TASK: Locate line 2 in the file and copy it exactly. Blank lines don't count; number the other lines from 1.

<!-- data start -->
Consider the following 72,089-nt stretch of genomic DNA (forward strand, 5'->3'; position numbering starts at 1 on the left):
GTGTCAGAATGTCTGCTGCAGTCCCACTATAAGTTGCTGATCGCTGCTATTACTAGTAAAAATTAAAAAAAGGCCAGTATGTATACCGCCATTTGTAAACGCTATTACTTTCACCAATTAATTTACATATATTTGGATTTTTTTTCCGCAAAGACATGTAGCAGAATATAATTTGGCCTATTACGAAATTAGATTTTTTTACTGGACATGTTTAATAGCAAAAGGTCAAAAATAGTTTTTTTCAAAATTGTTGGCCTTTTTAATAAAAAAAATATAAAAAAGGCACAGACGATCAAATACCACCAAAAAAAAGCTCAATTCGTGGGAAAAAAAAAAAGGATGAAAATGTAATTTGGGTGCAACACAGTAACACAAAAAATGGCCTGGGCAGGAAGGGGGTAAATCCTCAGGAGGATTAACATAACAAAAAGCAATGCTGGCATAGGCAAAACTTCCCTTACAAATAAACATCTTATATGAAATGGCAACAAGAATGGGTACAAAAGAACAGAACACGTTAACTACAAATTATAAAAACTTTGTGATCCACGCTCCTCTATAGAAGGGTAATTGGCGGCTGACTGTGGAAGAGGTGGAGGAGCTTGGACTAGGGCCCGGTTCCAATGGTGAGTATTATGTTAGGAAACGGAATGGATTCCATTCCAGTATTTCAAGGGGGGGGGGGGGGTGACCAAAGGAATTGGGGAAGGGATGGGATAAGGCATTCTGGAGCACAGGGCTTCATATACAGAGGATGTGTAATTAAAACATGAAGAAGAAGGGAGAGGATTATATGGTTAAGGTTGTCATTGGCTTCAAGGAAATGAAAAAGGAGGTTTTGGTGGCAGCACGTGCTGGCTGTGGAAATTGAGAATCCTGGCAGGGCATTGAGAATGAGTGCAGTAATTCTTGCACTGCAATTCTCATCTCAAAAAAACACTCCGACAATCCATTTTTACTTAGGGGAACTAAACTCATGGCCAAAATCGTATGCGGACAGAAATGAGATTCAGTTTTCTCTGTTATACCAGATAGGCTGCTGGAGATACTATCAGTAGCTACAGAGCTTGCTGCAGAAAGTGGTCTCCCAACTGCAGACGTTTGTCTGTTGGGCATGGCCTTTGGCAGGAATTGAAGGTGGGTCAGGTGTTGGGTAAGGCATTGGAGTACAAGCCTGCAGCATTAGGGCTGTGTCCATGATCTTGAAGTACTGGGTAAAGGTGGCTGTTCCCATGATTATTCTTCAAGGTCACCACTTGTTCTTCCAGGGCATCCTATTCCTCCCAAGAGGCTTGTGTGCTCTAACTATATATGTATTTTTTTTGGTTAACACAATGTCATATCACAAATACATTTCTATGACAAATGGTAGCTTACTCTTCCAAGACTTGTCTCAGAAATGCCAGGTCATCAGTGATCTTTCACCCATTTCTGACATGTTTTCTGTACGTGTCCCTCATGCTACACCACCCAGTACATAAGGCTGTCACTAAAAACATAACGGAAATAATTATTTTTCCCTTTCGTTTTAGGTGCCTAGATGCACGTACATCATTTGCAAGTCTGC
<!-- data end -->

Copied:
GTGTCAGAATGTCTGCTGCAGTCCCACTATAAGTTGCTGATCGCTGCTATTACTAGTAAAAATTAAAAAAAGGCCAGTATGTATACCGCCATTTGTAAACGCTATTACTTTCACCAATTAATTTACATATATTTGGATTTTTTTTCCGCAAAGACATGTAGCAGAATATAATTTGGCCTATTACGAAATTAGATTTTTTTACTGGACATGTTTAATAGCAAAAGGTCAAAAATAGTTTTTTTCAAAATTGTTGGCCTTTTTAATAAAAAAAATATAAAAAAGGCACAGACGATCAAATACCACCAAAAAAAAGCTCAATTCGTGGGAAAAAAAAAAAGGATGAAAATGTAATTTGGGTGCAACACAGTAACACAAAAAATGGCCTGGGCAGGAAGGGGGTAAATCCTCAGGAGGATTAACATAACAAAAAGCAATGCTGGCATAGGCAAAACTTCCCTTACAAATAAACATCTTATATGAAATGGCAACAAGAATGGGTACAAAAGAACAGAACACGTTAACTACAAATTATAAAAACTTTGTGATCCACGCTCCTCTATAGAAGGGTAATTGGCGGCTGACTGTGGAAGAGGTGGAGGAGCTTGGACTAGGGCCCGGTTCCAATGGTGAGTATTATGTTAGGAAACGGAATGGATTCCATTCCAGTATTTCAAGGGGGGGGGGGGGGTGACCAAAGGAATTGGGGAAGGGATGGGATAAGGCATTCTGGAGCACAGGGCTTCATATACAGAGGATGTGTAATTAAAACATGAAGAAGAAGGGAGAGGATTATATGGTTAAGGTTGTCATTGGCTTCAAGGAAATGAAAAAGGAGGTTTTGGTGGCAGCACGTGCTGGCTGTGGAAATTGAGAATCCTGGCAGGGCATTGAGAATGAGTGCAGTAATTCTTGCACTGCAATTCTCATCTCAAAAAAACACTCCGACAATCCATTTTTACTTAGGGGAACTAAACTCATGGCCAAAATCGTATGCGGACAGAAATGAGATTCAGTTTTCTCTGTTATACCAGATAGGCTGCTGGAGATACTATCAGTAGCTACAGAGCTTGCTGCAGAAAGTGGTCTCCCAACTGCAGACGTTTGTCTGTTGGGCATGGCCTTTGGCAGGAATTGAAGGTGGGTCAGGTGTTGGGTAAGGCATTGGAGTACAAGCCTGCAGCATTAGGGCTGTGTCCATGATCTTGAAGTACTGGGTAAAGGTGGCTGTTCCCATGATTATTCTTCAAGGTCACCACTTGTTCTTCCAGGGCATCCTATTCCTCCCAAGAGGCTTGTGTGCTCTAACTATATATGTATTTTTTTTGGTTAACACAATGTCATATCACAAATACATTTCTATGACAAATGGTAGCTTACTCTTCCAAGACTTGTCTCAGAAATGCCAGGTCATCAGTGATCTTTCACCCATTTCTGACATGTTTTCTGTACGTGTCCCTCATGCTACACCACCCAGTACATAAGGCTGTCACTAAAAACATAACGGAAATAATTATTTTTCCCTTTCGTTTTAGGTGCCTAGATGCACGTACATCATTTGCAAGTCTGC